Supreme Court Removes The High Court Judge Handling Kennedy Agyapong’s Contempt Case

Hon. Kennedy Agyapong Biography and Net Worth for 2022

Loud Ghanaian Member of Parliament for Assin Central, Kennedy Agyapong has been in and out of the high court in the last few months after he was charged with insulting a judge, scandalizing the court, and bringing the court into disrepute.

The MP who is recorded to have said some words that have landed him into this trouble while he was live on his, TV station, Net 2 TV recently pleaded not guilty to the charges.

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His legal counsel has insisted that the Land Court 12 of the High Court which summoned him did not have jurisdiction.

His legal counsel has argued that the judge who summoned him, Amos Wuntah Wuni, was not the one the MP insulted.

The MP’s affidavit stated that his insults were directed at the Labour Court 2 judge. He has since apologized to the judge publicly.

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Just a few hours ago, it has been revealed that The Supreme Court has stopped an Accra High Court judge from hearing a contempt case against the governing party’s MP, Kennedy Agyapong.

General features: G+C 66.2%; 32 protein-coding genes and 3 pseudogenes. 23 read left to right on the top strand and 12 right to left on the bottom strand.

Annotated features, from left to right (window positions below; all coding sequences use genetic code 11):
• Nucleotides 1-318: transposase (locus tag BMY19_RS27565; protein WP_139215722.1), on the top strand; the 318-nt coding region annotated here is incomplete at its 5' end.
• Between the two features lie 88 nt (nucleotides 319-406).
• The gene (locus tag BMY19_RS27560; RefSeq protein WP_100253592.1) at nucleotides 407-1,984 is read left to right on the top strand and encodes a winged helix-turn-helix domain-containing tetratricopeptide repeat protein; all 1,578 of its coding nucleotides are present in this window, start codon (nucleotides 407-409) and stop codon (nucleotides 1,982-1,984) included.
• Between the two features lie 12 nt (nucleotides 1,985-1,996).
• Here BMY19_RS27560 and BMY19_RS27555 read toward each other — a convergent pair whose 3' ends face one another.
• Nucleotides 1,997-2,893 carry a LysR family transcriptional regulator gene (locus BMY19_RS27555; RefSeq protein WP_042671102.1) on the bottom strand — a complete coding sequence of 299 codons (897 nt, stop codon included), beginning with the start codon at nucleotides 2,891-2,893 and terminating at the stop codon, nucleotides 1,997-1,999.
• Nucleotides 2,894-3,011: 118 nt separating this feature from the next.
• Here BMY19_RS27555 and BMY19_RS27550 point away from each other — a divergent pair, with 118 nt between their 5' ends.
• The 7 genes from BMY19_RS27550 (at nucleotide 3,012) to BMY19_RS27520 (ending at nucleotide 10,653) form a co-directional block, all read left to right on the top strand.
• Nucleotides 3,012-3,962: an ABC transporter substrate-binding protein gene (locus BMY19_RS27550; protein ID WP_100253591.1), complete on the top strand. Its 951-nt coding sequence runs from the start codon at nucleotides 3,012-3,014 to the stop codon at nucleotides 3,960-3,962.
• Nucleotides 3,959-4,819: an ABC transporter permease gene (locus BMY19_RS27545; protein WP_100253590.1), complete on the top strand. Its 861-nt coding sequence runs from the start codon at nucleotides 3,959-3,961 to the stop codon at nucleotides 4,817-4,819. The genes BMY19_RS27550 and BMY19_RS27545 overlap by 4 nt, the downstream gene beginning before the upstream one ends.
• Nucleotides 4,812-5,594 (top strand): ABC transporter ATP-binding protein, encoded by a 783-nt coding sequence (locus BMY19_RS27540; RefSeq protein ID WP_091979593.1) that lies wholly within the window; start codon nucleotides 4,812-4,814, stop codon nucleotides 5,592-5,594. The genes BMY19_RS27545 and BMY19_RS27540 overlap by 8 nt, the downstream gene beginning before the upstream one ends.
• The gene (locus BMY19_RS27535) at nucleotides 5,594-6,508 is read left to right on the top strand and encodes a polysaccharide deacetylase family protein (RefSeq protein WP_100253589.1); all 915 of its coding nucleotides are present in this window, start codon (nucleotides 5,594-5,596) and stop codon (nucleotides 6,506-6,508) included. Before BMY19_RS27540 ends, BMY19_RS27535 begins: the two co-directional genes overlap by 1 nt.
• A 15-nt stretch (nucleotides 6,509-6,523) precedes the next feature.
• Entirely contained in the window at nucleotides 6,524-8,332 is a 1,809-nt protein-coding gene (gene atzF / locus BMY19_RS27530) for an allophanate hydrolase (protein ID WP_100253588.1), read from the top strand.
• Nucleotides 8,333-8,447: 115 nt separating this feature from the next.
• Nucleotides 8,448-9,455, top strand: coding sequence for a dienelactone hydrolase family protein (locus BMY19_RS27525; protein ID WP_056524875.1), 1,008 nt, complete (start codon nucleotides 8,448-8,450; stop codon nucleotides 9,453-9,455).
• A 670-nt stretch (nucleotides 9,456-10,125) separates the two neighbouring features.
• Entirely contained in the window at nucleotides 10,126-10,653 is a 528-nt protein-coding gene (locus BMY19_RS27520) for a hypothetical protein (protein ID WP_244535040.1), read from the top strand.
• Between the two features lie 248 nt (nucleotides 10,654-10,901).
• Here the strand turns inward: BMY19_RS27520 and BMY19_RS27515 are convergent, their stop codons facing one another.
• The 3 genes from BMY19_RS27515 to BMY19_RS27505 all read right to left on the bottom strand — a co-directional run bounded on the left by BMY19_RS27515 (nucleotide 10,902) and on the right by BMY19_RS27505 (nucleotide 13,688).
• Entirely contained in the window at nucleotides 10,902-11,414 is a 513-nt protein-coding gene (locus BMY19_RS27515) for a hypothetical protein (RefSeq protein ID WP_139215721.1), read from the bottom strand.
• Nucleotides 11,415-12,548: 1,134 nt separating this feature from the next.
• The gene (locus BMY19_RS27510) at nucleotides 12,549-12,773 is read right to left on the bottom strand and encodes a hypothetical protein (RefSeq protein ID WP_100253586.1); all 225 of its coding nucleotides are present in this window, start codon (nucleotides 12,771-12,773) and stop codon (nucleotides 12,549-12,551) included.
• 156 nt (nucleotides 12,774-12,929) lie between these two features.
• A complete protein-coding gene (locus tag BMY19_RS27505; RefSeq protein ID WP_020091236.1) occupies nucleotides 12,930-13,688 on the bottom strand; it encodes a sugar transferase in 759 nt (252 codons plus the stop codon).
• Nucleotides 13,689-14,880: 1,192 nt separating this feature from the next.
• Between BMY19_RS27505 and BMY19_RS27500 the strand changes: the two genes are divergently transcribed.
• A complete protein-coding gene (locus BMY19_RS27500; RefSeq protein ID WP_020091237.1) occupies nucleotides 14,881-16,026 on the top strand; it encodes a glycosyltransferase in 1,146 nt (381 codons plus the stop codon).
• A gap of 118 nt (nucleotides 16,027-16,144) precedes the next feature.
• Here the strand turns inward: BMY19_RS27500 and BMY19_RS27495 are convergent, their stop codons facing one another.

In a judgment delivered on Wednesday, the five-member panel, presided over by Justice Baffoe-Bonnie, ordered the registrar to assign a new judge.

Kwame Gyan who is legal counsel for the MP argued the judge, Amos Wuntah Wuni, had demonstrated hostility towards their client.

He referred to the judge’s comment in court that ‘if you touch a live wire it will electrocute you.’

Legal counsel for the NPP MP argued that the judge who was not the target of the alleged contemptuous comment still wanted to sit on the matter and appeared to have an extra interest in a matter, which the lawyers said, did not concern him.

The Supreme Court also ordered a restart of the case at the High Court but maintained the charges should hold.

The judgment given by the court generally satisfies the requests of the legal counsel for the NPP MP.  It had asked for an order to “quash the totality of the proceedings on the ground of unlawful jurisdiction.”





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